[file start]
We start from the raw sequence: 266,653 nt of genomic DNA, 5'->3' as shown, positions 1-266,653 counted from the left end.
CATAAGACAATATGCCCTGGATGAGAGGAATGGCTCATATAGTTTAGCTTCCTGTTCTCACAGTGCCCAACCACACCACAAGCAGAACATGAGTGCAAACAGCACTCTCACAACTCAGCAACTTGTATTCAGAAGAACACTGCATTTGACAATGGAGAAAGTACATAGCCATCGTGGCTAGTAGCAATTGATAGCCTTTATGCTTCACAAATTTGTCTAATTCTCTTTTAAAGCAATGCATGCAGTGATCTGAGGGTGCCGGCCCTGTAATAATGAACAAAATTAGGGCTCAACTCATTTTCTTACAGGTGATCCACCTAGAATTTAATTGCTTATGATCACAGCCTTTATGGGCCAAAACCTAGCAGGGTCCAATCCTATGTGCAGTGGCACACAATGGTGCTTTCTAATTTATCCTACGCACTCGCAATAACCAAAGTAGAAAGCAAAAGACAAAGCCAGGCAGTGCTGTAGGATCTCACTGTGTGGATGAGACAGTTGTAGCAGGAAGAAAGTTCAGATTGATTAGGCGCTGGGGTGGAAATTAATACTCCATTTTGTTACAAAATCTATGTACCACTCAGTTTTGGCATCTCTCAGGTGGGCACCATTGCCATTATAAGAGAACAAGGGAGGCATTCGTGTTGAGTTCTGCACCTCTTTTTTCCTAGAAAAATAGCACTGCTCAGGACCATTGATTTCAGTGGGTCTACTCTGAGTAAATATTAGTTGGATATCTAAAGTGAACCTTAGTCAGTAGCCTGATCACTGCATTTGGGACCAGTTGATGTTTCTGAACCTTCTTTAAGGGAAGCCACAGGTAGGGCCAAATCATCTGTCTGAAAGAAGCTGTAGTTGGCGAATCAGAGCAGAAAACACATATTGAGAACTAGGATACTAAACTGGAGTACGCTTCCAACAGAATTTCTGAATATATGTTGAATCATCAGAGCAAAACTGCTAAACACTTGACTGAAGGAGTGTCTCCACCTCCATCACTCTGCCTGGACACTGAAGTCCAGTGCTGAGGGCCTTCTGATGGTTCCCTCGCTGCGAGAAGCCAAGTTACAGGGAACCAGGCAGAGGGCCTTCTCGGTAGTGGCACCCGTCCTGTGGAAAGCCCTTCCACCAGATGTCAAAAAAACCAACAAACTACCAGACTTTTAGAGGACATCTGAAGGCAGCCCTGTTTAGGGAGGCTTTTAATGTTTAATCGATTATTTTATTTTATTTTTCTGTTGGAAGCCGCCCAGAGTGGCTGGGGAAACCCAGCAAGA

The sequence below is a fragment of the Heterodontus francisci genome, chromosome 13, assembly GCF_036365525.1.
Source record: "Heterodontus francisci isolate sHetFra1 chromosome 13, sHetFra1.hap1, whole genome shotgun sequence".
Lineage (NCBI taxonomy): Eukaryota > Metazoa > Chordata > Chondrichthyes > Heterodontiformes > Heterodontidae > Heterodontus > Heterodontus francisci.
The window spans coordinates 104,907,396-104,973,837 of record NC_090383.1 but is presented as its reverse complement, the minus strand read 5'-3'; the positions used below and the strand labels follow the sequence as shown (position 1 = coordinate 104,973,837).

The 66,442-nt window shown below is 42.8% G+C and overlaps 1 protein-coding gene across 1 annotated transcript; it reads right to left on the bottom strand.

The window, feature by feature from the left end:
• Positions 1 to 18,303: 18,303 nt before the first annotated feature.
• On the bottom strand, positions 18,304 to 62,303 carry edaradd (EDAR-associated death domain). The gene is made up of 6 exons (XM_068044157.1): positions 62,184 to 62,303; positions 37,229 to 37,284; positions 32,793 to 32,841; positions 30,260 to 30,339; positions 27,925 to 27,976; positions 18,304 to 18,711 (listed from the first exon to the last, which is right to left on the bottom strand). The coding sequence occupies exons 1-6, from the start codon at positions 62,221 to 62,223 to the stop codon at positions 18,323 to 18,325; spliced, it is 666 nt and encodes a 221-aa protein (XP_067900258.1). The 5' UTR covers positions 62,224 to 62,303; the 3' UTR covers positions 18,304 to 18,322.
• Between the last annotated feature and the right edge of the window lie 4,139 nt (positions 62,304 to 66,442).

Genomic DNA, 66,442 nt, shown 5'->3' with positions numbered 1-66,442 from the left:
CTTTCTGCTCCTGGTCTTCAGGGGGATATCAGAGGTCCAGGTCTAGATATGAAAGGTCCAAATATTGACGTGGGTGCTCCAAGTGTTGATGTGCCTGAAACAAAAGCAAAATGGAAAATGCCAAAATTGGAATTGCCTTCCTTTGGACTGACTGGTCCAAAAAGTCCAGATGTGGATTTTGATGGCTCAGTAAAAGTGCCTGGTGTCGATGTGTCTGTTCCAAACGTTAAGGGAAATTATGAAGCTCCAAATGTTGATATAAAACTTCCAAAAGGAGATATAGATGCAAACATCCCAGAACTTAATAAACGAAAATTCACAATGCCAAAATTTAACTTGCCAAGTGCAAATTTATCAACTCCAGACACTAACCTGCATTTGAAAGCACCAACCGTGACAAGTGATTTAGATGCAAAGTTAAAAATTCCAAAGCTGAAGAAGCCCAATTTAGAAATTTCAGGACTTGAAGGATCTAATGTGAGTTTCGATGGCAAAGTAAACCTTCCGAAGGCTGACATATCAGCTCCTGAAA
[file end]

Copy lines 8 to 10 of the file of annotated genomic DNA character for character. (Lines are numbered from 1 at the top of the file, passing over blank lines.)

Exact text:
The window, feature by feature from the left end:
• Positions 1 to 18,303: 18,303 nt before the first annotated feature.
• On the bottom strand, positions 18,304 to 62,303 carry edaradd (EDAR-associated death domain). The gene is made up of 6 exons (XM_068044157.1): positions 62,184 to 62,303; positions 37,229 to 37,284; positions 32,793 to 32,841; positions 30,260 to 30,339; positions 27,925 to 27,976; positions 18,304 to 18,711 (listed from the first exon to the last, which is right to left on the bottom strand). The coding sequence occupies exons 1-6, from the start codon at positions 62,221 to 62,223 to the stop codon at positions 18,323 to 18,325; spliced, it is 666 nt and encodes a 221-aa protein (XP_067900258.1). The 5' UTR covers positions 62,224 to 62,303; the 3' UTR covers positions 18,304 to 18,322.